I had something unexpected happen last week—an email from a reader of this blog. Some bloggers hear from readers all the time. Not me. So I was really surprised when this man reached out.
Once I determined he was for real, we had a conversation by phone and talked about, you guessed it, rowing. I asked him how he first got into the sport and what he told me made me smile.
He said that he works as a contractor and was once asked to bid on some work for the Princeton boathouse. Imagine walking into one of those storied institutions—the oars lined up like soldiers, the crew boats resting on the racks like a flotilla awaiting gladiators, tarnished trophies telling of victories past. Brian said it was amazing and then he walked into the locker room.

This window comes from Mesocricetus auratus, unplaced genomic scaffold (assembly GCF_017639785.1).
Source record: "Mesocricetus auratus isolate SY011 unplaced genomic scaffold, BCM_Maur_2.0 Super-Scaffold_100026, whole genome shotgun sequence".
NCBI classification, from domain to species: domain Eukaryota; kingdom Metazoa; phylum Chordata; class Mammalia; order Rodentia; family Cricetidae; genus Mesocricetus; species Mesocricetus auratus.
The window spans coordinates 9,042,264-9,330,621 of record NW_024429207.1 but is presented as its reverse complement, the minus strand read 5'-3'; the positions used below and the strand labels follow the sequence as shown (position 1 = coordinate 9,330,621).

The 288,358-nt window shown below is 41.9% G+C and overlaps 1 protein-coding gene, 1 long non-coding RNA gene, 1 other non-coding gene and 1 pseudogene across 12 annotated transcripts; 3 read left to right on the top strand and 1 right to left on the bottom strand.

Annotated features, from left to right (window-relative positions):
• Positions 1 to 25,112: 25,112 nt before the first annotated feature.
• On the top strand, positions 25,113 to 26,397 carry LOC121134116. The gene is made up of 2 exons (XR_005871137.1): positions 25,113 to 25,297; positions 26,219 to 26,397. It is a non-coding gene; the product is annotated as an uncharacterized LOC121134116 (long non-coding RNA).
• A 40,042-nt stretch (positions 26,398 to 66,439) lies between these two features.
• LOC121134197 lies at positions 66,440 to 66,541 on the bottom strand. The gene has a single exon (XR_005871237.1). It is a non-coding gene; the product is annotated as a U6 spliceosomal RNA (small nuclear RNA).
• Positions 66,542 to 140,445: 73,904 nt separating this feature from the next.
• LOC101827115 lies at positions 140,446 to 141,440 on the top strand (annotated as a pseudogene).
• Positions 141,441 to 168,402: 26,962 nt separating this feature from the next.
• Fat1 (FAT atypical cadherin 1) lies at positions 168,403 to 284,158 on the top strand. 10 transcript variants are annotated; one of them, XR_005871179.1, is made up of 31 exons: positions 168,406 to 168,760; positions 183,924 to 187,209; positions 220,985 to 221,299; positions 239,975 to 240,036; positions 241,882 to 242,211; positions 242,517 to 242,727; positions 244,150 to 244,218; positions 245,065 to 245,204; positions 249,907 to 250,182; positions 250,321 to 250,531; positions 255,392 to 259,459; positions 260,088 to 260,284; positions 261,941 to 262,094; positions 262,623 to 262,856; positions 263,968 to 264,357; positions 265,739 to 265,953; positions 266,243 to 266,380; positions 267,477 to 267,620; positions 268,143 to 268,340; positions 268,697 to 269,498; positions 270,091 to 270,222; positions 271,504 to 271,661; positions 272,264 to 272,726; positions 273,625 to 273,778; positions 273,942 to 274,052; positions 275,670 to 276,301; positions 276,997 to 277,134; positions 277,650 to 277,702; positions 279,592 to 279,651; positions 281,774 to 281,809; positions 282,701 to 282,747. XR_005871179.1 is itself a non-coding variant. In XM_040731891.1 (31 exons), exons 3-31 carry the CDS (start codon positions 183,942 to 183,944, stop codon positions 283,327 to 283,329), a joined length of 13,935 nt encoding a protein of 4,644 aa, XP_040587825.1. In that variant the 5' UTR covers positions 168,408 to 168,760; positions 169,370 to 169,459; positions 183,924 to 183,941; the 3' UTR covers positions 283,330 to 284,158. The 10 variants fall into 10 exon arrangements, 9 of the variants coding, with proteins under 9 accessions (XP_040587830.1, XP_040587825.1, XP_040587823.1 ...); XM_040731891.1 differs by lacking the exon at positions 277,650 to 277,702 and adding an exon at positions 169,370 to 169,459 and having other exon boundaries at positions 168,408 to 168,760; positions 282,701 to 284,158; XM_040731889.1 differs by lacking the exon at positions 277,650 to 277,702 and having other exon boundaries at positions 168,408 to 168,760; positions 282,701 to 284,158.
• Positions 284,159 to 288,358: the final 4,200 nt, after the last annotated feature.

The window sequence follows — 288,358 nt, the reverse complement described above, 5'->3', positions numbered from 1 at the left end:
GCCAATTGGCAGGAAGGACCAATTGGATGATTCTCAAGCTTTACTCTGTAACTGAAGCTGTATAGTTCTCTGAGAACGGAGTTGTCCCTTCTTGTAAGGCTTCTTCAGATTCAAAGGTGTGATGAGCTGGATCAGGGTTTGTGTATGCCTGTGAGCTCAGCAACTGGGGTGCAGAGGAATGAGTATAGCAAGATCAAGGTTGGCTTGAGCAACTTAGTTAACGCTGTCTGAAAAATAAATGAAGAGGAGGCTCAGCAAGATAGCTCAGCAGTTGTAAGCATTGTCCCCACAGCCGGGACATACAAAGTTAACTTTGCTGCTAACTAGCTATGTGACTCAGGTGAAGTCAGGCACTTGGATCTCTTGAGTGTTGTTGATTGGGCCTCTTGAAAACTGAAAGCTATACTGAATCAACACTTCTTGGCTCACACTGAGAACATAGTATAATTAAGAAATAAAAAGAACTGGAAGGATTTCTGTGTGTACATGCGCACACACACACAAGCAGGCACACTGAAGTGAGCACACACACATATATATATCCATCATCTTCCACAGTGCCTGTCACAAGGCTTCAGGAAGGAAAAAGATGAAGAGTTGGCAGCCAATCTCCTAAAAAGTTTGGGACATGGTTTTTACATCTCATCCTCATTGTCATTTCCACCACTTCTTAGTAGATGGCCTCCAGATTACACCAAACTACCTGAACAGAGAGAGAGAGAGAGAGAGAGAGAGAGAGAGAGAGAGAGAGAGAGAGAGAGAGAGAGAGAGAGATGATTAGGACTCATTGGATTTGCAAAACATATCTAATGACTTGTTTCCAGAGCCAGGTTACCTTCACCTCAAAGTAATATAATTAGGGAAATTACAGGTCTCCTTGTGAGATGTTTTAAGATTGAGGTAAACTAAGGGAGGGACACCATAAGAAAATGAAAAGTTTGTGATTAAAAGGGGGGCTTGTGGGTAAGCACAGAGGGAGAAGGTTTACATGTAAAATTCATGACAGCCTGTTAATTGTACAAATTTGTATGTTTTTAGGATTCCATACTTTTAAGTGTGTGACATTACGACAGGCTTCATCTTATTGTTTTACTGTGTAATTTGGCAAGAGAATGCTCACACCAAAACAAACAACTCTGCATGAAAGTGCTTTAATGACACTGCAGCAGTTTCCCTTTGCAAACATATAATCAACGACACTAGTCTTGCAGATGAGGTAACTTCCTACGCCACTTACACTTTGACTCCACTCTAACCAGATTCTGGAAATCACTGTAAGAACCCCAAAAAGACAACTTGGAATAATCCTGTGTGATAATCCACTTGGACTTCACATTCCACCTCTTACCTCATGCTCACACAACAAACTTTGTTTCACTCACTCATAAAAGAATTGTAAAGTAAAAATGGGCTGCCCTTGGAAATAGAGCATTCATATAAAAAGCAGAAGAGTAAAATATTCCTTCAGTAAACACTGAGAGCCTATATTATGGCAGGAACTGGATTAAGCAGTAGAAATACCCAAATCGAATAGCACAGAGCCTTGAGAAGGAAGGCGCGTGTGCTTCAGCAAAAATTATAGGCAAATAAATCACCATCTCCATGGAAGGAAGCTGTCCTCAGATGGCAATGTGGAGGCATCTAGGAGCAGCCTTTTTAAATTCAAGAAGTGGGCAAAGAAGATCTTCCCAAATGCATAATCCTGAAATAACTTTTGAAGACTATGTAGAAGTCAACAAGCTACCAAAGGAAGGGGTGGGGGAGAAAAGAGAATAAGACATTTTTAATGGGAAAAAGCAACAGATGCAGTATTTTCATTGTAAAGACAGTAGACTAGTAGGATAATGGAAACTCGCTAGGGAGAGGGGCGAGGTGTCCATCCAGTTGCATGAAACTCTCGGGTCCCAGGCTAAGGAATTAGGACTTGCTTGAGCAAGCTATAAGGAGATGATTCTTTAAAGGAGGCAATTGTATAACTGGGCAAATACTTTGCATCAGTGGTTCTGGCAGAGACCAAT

"Oh my god, the stench!" he said. "I couldn't imagine why anyone would get up before dawn, in freezing, cold weather, and subject themselves to that."
Then he laughed and said that, years later, when he finally got into a rowing shell, he understood. "I was hooked," he said, adding that he was also instantly humbled.
That's what rowing does. It tests and teases us, making us feel as light and graceful as dragonflies one moment and then hurling us into moments of sheer panic where we wobble and weave like drunken fools before (hopefully) catching our balance and resuming that liquid dance.
Tomorrow I head out on the pre-dawn waters once again. It's been a while. I won't bore you with details but let's just say life got in the way. I'm ready and this time when and if life gets in the way, I'll push back and whisper, "Move over, life. I need some balance. I need rowing."